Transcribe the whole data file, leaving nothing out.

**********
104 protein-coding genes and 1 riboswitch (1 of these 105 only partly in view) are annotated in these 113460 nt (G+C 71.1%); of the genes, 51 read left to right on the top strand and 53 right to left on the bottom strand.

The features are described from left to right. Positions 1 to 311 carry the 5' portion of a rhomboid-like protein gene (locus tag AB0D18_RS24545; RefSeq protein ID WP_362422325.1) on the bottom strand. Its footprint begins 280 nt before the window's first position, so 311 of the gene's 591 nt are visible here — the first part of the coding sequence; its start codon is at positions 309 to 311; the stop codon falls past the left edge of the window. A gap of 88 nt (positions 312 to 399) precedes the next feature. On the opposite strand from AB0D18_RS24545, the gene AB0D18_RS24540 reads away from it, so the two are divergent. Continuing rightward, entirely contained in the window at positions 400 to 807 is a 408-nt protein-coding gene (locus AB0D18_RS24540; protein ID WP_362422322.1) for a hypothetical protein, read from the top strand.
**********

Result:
104 protein-coding genes and 1 riboswitch (1 of these 105 only partly in view) are annotated in these 113460 nt (G+C 71.1%); of the genes, 51 read left to right on the top strand and 53 right to left on the bottom strand.

The features are described from left to right. Positions 1 to 311 carry the 5' portion of a rhomboid-like protein gene (locus tag AB0D18_RS24545; RefSeq protein ID WP_362422325.1) on the bottom strand. Its footprint begins 280 nt before the window's first position, so 311 of the gene's 591 nt are visible here — the first part of the coding sequence; its start codon is at positions 309 to 311; the stop codon falls past the left edge of the window. A gap of 88 nt (positions 312 to 399) precedes the next feature. On the opposite strand from AB0D18_RS24545, the gene AB0D18_RS24540 reads away from it, so the two are divergent. Continuing rightward, entirely contained in the window at positions 400 to 807 is a 408-nt protein-coding gene (locus AB0D18_RS24540; protein ID WP_362422322.1) for a hypothetical protein, read from the top strand.